Utilities side with Moleseye product

Leading underground asset owners have thrown their weight behind the UK’s first nationwide online assets protection system launched in June by Scotland-based Moleseye, a streetworks registration systems provider.

A number of organizations, including utilities and construction companies, have all registered the location of their underground assets on the new Moleseye One-Call (UK) system.

The device claims to save these organizations up to à‚£90 million ($137m) per year ” the annual cost of repairing excavation-damaged assets ” by enabling potential excavators to conduct free online searches to discover the location of plant.

Various northern UK county councils have already implemented Moleseye One-Call service. The system will benefit excavators by giving them a single point of contact for information on the location of underground assets. According to the company, the enthusiastic response from utilities confirms the significance to the industry, which has reduce damage to plants caused by streetworks and other excavations.

“Moleseye has already reduced damage to underground assets in Scotland,” said Moleseye’s Alan McMaster. “We look forward to achieving the same result UK-wide.”

Multipurpose analyzer launched for R&D and troubleshooting

A sound and vibration analyzer has been designed to provide fast, cost-effective solutions for sound and vibration measurement, analysis and troubleshooting applications by acoustics and vibration specialist, Bràƒ¼el & Kjaer.

The model, named Pulse Lite, is an entry-level analyzer platform based on Windows technology that enables engineers to immediately start troubleshooting or studying the sound and vibration aspects of a wide range of engineering applications.

Pulse Lite can be used for R&D purposes as well as troubleshooting on rotating machinery
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The system’s software has been developed to minimize an engineer’s set up time and ensures that error-free sound and vibration measurement can be made with three clicks of a mouse by using predefined display templates that cover many standard measurement tasks.

Added to its features, Pulse Lite also operates as a research and development tool for manufacturers in the automotive, consumer goods and IT industries. Rotating machinery manufacturers will also find the system suited for machine diagnostics/troubleshooting applications such as investigating motors, engines and compressors.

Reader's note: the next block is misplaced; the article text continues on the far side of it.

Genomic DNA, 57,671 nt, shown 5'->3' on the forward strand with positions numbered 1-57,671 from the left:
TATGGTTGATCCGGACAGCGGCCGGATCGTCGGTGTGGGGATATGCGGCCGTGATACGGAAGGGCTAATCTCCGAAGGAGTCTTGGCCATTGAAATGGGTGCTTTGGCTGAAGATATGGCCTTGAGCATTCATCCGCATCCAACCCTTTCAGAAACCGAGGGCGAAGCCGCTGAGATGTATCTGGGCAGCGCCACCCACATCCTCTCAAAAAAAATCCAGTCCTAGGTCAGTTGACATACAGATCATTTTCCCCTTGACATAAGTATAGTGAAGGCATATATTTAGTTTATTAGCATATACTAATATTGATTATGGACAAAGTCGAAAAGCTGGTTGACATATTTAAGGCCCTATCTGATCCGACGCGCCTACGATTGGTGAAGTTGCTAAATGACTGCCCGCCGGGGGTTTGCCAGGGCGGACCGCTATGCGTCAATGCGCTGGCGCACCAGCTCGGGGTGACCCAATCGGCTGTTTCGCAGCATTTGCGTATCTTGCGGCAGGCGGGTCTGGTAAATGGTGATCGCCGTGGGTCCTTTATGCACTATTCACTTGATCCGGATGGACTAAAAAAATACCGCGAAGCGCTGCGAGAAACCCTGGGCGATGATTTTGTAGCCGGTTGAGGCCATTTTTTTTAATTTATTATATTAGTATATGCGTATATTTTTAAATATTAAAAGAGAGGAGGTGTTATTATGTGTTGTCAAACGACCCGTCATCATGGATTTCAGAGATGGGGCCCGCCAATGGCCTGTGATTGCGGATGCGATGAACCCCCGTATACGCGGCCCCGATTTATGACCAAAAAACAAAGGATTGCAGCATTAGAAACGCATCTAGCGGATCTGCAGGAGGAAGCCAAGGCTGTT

The model comes in three configurations. First, a basic 2-channel FFT analyzer-based system with a run up/ run down analysis option. Second, a basic 4-channel FFT analyzer-based system with a run up/ run down analysis option and third, a basic 2-channel CPB analyzer-based system.

To start making measurements a user has to use the system’s TEDS transducers with pre-set measurement configurations that cover up to 80 per cent of typical sound and vibration measurements. The hardware database stores information when a transducer is added to a channel. This information is automatically retrieved if an IEEE P1451.4-capable transducer with standardized TEDS is connected to the front-end.

CAE delivers milestone tenth CANDU nuclear plant simulator

CAE, a Canadian company that provides advanced simulation and controls equipment, announced the delivery of its tenth full scope, high fidelity CANDU nuclear power plant training simulator.

The simulator was delivered for China’s Quinshan Phase III project. CAE signed the C$20m contract for this project in June 1998 with the prime contractor, Atomic Energy of Canada Limited (AECL).

The Third Quinshan Nuclear Power Company, based in Haiyan, China, declared the simulator ‘ready for training’ on March 4 this year. The actual reference power plant, now in the early stages of commissioning and fuel loading, was scheduled to start operating in the summer of 2002.

The full scope simulator faithfully reproduces Unit 1 of the Quinshan (Phase III) Nuclear Generating Station, complete with a high-fidelity replica of the main control room environment and the plant control computers, including AECL’s panoramic plant display system. It incorporates proven, advanced technology. The simulation software reproduces the reactor core, nuclear steam supply system, balance of plant, electrical, instrumentation, and control systems.

Kappa installed the Siemens PCS at its CHP plant in Birmingham, UK

Kappa SSK, a UK-based paper merchant, has installed Siemens’ Simatic PCS 7 Process Control System on two Centrax gas turbines at its plant in Birmingham, which manufactures raw materials for the corrugated packaging industry.

Combined Heat and Power (CHP), or cogeneration, is the simultaneous generation of electrical power and heat, and such installations are of particular value to processes where large amounts of heat as well as electricity are consumed.

Usually the heat is recovered from the exhaust gases and cooling water of the generator’s prime mover. In the case of Kappa SSK the installation was powered by a 3 MW Centrax gas turbine, installed in 1985, and a 5 MW Centrax unit commissioned in 2001, and used the rejected thermal output to generate steam for the recycling process. The PCS 7 is used to control the boiler turbine and gas compressor, all components of the CHP installation.

Kappa installs Siemens process control system
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Once committed to cogeneration, the plant had to be assured of a continuous and reliable supply of both heat and electrical power to secure continuity of production and predictability of energy costs.

Although PCS 7 makes extensive use of the Simatic I/O system and totally integrated automation, PCS 7 has the necessary hardware and software tools and features required of a process control system, claim Kappa SSK engineers.

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